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It's possible to hedge portfolio against the crisis by buying put-options. One thing that worrying me - what if insurers will be bankrupt when you need them the most.

This crisis insurance (put-options) will be activated when banks, brokers and economy having very bad time. It could be quite possible that option writers will just went bankrupt and you got nothing.

I recently watched Mark Spitznagel talk that says similar things:

  • ... my solution to this I don't take a single entity counterparty risks ...
  • ... It's like a buying Titanic insurance from someone who's on Titanic, that's not a great idea ....

So, as far as I understand he buys put options from multiple different providers. How he does that - where can you find different put options writers? And ideally how he owns those contracts directly, bypassing the broker (to avoid broker bankruptcy risk)?

Usually you transact such things via broker and don't even know who's the put options writers. Is there other way to buy put options for a small investor? When you knowing who's the put option writer and diversify by having multiple different writers?

  • What markets are you trading? U.S.? Regulation may vary. – Chris W. Rea Nov 22 '19 at 19:32
  • @ChrisW.Rea yes, U.S. because it's easier. But other developed countries could be also an option Europe, Japan, Canada. – user10507 Nov 22 '19 at 19:37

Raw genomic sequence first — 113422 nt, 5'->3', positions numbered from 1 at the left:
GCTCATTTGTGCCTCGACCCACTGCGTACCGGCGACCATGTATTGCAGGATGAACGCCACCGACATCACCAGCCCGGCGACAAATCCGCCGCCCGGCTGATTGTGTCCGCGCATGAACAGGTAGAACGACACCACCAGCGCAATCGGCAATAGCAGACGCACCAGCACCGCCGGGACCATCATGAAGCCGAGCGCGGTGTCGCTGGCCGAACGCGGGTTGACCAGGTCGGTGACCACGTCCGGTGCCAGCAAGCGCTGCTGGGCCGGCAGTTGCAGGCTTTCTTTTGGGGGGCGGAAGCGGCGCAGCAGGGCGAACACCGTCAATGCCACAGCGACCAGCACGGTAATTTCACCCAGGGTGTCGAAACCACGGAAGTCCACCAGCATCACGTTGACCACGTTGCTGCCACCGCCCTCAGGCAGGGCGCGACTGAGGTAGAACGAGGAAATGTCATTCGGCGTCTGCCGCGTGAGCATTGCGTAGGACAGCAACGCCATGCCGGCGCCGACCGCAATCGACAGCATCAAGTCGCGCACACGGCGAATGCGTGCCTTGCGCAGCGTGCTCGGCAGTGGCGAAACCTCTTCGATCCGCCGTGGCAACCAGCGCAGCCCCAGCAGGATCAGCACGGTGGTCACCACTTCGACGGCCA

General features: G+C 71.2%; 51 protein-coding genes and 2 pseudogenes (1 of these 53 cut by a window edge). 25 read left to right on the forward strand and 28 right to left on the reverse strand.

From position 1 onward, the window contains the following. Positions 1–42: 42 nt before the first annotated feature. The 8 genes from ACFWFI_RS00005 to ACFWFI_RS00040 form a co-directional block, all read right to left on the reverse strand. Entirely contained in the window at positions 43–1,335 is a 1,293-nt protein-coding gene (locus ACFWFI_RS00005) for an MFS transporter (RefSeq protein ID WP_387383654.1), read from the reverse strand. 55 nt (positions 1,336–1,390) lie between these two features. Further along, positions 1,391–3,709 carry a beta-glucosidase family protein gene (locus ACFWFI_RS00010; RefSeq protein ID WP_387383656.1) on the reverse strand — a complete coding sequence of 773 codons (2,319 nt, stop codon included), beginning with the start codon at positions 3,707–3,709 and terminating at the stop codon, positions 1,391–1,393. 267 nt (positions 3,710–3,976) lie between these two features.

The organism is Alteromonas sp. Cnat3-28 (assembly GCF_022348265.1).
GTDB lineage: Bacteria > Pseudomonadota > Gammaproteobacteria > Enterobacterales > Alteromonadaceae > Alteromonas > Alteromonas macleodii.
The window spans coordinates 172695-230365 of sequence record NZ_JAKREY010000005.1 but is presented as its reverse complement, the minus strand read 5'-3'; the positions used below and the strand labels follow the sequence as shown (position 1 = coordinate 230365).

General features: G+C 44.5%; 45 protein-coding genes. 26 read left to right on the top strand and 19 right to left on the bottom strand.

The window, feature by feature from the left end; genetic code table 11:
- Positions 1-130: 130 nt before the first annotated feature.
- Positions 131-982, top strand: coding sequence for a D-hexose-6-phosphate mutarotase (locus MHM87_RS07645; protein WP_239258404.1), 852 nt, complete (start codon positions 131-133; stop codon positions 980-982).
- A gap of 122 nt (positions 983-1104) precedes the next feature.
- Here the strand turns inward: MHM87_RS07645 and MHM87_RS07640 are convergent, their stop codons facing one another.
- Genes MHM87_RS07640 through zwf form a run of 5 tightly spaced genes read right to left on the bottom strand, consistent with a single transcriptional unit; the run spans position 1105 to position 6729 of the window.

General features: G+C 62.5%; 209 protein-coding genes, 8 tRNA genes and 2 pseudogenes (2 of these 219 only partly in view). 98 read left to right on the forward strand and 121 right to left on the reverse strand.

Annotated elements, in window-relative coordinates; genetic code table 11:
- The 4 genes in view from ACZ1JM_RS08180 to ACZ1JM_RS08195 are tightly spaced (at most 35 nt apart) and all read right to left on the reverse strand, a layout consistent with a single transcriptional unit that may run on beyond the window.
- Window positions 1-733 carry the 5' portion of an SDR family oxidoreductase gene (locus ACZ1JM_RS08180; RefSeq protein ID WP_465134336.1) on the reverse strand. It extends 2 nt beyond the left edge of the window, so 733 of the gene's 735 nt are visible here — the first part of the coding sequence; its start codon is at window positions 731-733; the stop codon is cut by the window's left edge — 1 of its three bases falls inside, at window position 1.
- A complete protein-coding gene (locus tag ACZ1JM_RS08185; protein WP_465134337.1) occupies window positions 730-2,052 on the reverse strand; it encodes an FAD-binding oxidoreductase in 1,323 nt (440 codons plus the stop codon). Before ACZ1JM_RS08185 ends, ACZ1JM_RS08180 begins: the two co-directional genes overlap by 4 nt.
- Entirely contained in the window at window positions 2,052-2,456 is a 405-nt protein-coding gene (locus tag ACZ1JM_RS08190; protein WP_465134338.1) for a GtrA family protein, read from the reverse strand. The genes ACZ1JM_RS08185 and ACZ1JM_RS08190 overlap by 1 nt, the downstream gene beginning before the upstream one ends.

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It is guaranteed by OCC, if the seller does not full fill the requirement, then OCC will full fill the requirement.

OCC becomes the buyer for every seller and the seller for every buyer, protecting its members from counterparty risk.

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Brokers are not involved in this equation. They are just intermediaries connecting buyers and sellers. It's the option sellers who bear the risk of naked options.

Short options require about 20% margin. If breached, brokers will automatically BTC to cover naked positions (covered puts are not the problem). This scenario assumes that all option sellers are operating on minimal margin and that's not the case. Many are fully capitalized and can absorb the losses.

Keep in mind that if there's a massive down move, market circuit breakers will kick in, giving market participants time to adjust. In the final analysis, the OCC guarantees all trades.

I have no clue what Mark Spitznagel is doing but looking for other counter parties ("other way to buy put options for a small investor?) implies OTC and that has far more risk.

And when all else fails, there's the government (see Fannie Mae rampantly selling credit default swaps leading up to 2008).

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  • Mark Spitznagel strategy is to hedge stock portfolio with cheap out of the money options against major crash. – user10507 Nov 22 '19 at 15:54
  • So he's a tail risk guy, eh? Even lottery tickets win once in awhile. – Bob Baerker Nov 22 '19 at 15:56
  • @BobBarker about the lottery tickets. As far as I understand betting on tails is not the main part of the strategy but a small proportion of a portfolio. – user10507 Nov 22 '19 at 16:13
  • Yeh, I realize that it's cheap Black Swan protection rather than a leveraged bet on a long shot. – Bob Baerker Nov 22 '19 at 16:34

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